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  • Originally posted by OneTrackMind View Post

    The more experience I’m building the more I agree.
    Weight in seat and sit up straight is something that absolute beginners cannot do / should not aspire.
    Yet it is still very common advice for people learning to ride.

    Just now on FB unicycle chat: “ stay on top, hips forwards, shoulders back“
    Good advice to crack the back of the beginners skull...

    On level ground I can ride (without accelerating) with the seat post vertical or even tilted forward by sitting like that.
    But it is really not a posture I’d recommend a beginner to be in...

    There is also an example of a gentleman trying for three years, still clinging to the fence. I suggested the fence is exactly the problem...


    • Originally posted by Quax1974 View Post
      Just now on FB unicycle chat: “ stay on top, hips forwards, shoulders back“
      Good advice to crack the back of the beginners skull...
      I saw that one and thought similarly.
      Triton 36" + 29" | KH 29" | KH 26" | KH 27.5" Muni | Nimbus eSport Race 24" | Torker LX 24" | Qu-Ax Luxus 20" | Qu-Ax Profi 20" | KH / Impact 19" hybrid


      • Originally posted by pierrox View Post
        Could you clarify grass for me (us)?
        It is thick, plush grass. A soccer field. Over-watered so the ground under the grass isn't too firm. There is a fairly consistent amount of resistance on this surface. I wish the riders could see my neighborhood. Unicycle heaven. Almost nobody uses the basketball court next to the field. And that's just the city park. There are at least six parks within 1/2 mile of my house. I have very little reason to put my unicycle into a car.

        OTM, Thanks for posting a more clearly thought out version of my method. Sounds like you have more experience teaching beginners, and that you are getting quick results on multiple occasions. You were a little bit quiet on the forum for a while.

        I agree with OTM. It's hard / wrong / dangerous to expect beginners to put weight in the seat. The conventional wisdom is that a higher seat gets more weight in the seat. But a higher seat also promotes more of a standing posture. I tried riding on my neighbor's uni with its much-lower saddle. Sitting lower actually forced me to commit to putting weight in the seat. I wonder if that is also the case with beginners.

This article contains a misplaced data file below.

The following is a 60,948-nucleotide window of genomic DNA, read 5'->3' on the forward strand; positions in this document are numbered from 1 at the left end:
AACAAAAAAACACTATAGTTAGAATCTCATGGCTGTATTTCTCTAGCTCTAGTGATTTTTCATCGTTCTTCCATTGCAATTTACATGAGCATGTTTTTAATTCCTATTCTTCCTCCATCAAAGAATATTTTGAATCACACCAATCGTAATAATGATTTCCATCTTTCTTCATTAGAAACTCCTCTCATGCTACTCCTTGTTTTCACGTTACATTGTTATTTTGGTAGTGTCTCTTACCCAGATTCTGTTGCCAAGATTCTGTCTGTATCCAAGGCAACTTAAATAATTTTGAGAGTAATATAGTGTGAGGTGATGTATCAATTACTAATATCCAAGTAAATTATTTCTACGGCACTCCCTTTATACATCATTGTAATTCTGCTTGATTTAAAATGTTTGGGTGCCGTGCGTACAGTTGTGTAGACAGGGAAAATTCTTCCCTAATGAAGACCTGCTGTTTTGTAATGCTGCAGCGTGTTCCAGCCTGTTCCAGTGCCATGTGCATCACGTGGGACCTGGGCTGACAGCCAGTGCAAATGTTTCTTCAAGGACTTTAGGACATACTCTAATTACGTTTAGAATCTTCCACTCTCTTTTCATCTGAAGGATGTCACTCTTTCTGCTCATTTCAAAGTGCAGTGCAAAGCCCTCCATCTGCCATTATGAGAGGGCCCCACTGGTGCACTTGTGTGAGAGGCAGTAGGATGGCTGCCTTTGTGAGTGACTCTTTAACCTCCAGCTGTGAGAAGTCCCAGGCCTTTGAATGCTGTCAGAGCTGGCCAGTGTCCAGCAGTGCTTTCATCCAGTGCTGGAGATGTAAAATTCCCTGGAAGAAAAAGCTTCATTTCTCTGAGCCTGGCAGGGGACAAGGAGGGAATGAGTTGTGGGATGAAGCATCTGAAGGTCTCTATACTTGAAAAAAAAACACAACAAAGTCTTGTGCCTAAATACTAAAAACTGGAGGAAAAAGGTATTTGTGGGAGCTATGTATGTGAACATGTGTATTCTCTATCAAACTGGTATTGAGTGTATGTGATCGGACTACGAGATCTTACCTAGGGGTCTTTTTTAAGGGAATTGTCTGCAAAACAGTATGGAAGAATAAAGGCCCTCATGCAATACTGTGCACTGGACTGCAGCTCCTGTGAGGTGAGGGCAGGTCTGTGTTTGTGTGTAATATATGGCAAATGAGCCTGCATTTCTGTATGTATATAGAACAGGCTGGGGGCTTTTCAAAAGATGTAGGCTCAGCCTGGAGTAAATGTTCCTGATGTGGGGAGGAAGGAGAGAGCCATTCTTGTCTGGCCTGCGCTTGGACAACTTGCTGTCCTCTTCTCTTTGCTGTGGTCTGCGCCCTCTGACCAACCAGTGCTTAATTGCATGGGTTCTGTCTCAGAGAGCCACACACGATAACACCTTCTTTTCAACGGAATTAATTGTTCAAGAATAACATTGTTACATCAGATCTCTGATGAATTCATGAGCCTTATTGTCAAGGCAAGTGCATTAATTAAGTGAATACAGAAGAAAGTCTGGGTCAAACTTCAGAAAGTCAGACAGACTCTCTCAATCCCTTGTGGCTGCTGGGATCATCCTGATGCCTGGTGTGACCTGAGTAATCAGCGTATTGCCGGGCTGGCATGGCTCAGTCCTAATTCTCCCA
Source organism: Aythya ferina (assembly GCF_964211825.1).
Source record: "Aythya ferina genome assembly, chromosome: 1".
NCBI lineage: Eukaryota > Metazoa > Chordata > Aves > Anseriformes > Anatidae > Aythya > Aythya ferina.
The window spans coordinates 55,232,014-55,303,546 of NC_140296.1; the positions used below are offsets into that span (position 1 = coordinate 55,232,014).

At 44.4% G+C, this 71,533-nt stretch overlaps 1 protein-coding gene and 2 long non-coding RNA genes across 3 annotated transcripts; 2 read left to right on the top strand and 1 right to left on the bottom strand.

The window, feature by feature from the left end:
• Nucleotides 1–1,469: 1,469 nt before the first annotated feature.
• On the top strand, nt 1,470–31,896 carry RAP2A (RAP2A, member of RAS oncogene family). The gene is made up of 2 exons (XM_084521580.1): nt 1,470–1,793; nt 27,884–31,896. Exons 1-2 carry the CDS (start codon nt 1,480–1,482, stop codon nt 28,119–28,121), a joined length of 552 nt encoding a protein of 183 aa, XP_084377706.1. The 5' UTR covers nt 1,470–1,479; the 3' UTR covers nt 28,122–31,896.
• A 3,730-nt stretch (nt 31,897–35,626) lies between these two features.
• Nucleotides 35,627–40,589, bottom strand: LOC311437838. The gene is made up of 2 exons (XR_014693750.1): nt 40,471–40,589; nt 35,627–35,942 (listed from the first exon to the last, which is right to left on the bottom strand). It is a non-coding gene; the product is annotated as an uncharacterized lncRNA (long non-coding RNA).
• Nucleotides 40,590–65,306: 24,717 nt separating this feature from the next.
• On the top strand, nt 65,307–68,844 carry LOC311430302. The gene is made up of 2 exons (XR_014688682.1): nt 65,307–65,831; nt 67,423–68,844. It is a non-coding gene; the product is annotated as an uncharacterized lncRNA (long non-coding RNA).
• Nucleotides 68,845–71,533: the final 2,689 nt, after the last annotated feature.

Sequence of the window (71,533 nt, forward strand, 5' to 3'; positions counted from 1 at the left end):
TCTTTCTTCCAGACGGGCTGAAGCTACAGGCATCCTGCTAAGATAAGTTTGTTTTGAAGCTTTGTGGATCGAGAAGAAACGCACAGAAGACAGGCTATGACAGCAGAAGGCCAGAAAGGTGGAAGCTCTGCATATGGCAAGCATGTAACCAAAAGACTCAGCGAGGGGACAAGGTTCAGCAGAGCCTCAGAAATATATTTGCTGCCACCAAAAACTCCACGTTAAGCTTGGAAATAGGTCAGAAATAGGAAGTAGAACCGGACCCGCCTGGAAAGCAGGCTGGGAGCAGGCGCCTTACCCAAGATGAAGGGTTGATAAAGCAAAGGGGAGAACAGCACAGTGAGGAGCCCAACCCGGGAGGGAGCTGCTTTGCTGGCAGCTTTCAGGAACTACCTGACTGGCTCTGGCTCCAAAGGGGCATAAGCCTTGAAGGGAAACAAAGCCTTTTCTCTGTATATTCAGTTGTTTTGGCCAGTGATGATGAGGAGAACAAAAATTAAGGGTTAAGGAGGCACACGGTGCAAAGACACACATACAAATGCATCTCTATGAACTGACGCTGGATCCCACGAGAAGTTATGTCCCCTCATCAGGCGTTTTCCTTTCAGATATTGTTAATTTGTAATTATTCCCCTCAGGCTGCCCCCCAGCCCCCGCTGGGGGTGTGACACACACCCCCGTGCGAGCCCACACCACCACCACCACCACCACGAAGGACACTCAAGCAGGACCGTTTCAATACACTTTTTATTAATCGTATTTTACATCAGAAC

I forgot to mention one important factor in my neighbor's success. He was riding a 20". There is a new rider on the forum, scotty watty. He is starting on a 29". Scotty, if you're reading this, keep it up. It's going to take you somewhat longer to learn on a 29", but if you keep working, you'll get there. I started on a 24". I am pretty sure I would have learned faster on a 20". That doesn't really matter any more. The important thing was that I eventually bought a 20" and started learning skills on it.

        Pierrox, I will think about making a video. Seems like I need a test subject who's never touched a unicycle.


        • Defo on the video!
          And I didn't think about a slight incline on the grass, that makes sense too!


          • Whenever I get a new unicycle I take it to the field where hubby flies his model airplanes. There is this one spot on the pit lane with a little slope that it just right to get me started. I know if I fall off or bodge my freemounts then landing on grass won’t hurt too much. Gives me a bit more confidence. Also, I ride slower on grass because there is more effort needed to pedal so I actually feel more in control than maybe when I’m on tarmac.

            ( It’s past my bedtime and I’m tired, my phone autocorrected ‘unicycle’ to ‘unicorn’ and I nearly posted it like that )


            • Hi guys.
              Hope everyone is okay.

              I’m going to be living elsewhere for a few months and there will be little or no WiFI so probably won’t be able access my favourite website.
              I’m going to be take my 20” unicycle with me.
              When I come back to this forum I’ll be posting on the ‘Today I brag thread ‘ that I can finally idle. And what the heck, maybe hop too. :-)

              Keep well,


              • That sounds like Covid self-confinement... good luck with it!


                • Hi pieroxx

                  I’ve had a re-think. Maye I should stay away from dangerous sports for a while as I wouldn’t like to have to go to hospital. I’ll get my cross-stitch out.


                  • Here's a follow-up on my 19 yr. old neighbor's progress: His first 50 feet happened quickly. Now, he's kind of leveling-off, and his longest rides are around 150 feet. His best rides are the ones where he goes more slowly and conserves energy. I have tried to explain the principles of a good free mount to him. I think he has attention issues and may not be processing my advice, because he continues attempting to self mount from the weak 6:00 / 12:00 position. He mostly rides on the asphalt, but we found a couple downward sloping sections of grass in the park where he can successfully free mount. Although he can only ride 30 feet or so on the grass, he seems to enjoy the short off-road rides more than the asphalt ones. He is starting to put a tiny bit more weight in the seat, although his short rides are still sketchy looking. My wish right now is how to get him riding longer distances. My concern is that he could get stuck in the "novelty" phase of riding, then quit practicing before his riding becomes more fluid. I wonder how common the learning curve is of my neighbor (early success then a flattening out of improvement). I can imagine that would be frustrating for a learner. My own learning curve, by contrast, was more linear. Nothing came easy. But there were no let-downs, either.